As well as protein detection and quantification, a new assay using nanoparticles as tags was investigated, chapter 5. TRPS was used to monitor controlled particle aggregation in the presence of target bioparticles mimicking a streptavidin-biotin assay at first. It was found that when two differently sized particles, one functionalised with biotin and the other streptavidin (70 nm and 115 nm at a 10:1 ratio), the particles in excess saturated the larger particles resulting in a large change in size and zeta potential that could be monitored using the tunable pores.
This method was then applied to nanoparticles in complex biological media, including plasma, serum, and biological buffers used to suspend bacteriophage samples, two examples are given in the thesis; the first in chapter 5 and second in chapter 7. In chapter 5, as well as sub 150 nm particles, bacteriophages of similar sizes were investigated to test the technique to biologically relevant particles. State of the art methods of counting bacteriophage via optical techniques have proven difficult, or inconsistent. In preliminary work shown in chapter 6, the characterisation of phage samples in their respective media is demonstrated. TRPS has overcome some of these challenges and preliminary data has been obtained for the size and charge characteristics of different phage types including Salmonella phage and coliphage. The study has also progressed to the size and concentration analysis of Clostridium difficile phage that has gained interest in recent decades due to their uses in therapeutics.
As an alternative to nanoparticle based assays, the pores themselves were modified with DNA aptamers, see chapter 6, for direct detection of a target analyte without the need for a particle label . Pore surface modifications have been completed to enable pores to be easily functionalised with DNA and this work has enabled current rectification properties of conically shaped pores to be explored. Limits of detection for DNA-modified pores were found to be similar to that of a particle-based assay (5 pM and 18 pM, respectively) but the particle assays are more versatile and may be used in future for multiplexing experiments.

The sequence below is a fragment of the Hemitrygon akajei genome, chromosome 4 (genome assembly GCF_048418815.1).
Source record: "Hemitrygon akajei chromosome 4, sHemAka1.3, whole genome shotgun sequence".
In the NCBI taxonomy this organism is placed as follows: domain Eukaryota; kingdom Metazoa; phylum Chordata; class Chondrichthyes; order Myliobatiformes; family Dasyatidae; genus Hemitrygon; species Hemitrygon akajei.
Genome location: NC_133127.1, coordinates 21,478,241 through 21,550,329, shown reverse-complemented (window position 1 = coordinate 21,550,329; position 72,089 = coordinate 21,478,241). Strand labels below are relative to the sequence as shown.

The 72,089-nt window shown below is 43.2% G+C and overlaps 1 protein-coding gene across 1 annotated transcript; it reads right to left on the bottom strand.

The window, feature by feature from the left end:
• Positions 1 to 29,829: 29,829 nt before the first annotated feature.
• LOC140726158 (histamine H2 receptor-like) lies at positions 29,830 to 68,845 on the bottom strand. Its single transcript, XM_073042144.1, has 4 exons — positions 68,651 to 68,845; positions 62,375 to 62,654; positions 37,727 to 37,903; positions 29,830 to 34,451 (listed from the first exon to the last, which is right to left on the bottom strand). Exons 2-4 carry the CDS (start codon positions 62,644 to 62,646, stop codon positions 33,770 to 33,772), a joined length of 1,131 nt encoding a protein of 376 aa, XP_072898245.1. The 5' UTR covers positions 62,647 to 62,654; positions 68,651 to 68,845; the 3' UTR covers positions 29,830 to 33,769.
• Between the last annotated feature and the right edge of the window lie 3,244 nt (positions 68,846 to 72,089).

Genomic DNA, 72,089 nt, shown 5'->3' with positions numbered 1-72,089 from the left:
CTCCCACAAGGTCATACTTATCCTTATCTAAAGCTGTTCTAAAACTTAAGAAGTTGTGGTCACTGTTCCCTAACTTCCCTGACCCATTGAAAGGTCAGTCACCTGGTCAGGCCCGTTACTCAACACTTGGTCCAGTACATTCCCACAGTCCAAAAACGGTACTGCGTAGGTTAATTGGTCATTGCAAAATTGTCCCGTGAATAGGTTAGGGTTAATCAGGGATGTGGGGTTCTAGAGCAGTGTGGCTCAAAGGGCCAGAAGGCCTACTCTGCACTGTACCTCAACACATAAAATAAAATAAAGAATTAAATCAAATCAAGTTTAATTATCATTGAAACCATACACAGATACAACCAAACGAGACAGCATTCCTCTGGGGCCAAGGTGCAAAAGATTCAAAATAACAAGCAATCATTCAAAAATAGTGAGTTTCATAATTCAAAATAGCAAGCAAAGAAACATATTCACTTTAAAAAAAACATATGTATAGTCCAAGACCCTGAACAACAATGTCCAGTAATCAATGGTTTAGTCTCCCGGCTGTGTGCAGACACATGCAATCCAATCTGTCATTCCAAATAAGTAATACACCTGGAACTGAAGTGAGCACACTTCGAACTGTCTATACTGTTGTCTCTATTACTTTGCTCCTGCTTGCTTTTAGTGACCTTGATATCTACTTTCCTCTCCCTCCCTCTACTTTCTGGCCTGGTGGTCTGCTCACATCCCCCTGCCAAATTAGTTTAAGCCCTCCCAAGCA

Finally, in chapter 7, the technique and methodology were able to monitor changes in the behaviour of nanoparticles as they were immersed in protein rich solutions, to mimic an in vivo environment. Here the protein corona around the nanoparticles was investigated as a function of temperature (25oC and 37oC). The kinetics and binding mechanism of high and low affinity proteins forming a protein corona could be monitored in real time as well as displacement reactions between various proteins, showing the advantages of TRPS technology.
In summary, from working with a commercial partner and collaborating with other institutions, we have delivered 4 papers (plus one JoVE paper) including a review of applications of TRPS technology and work detailed in this thesis, presented at 14 conferences and user meetings, and facilitated the development and implementation of zeta potential into bioassays.|
|Description: ||A Doctoral Thesis. Submitted in partial fulfilment of the requirements for the award of Doctor of Philosophy of Loughborough University.|
|Sponsor: ||Loughborough University.|
Izon Science Ltd.
|Appears in Collections:||PhD Theses (Chemistry)|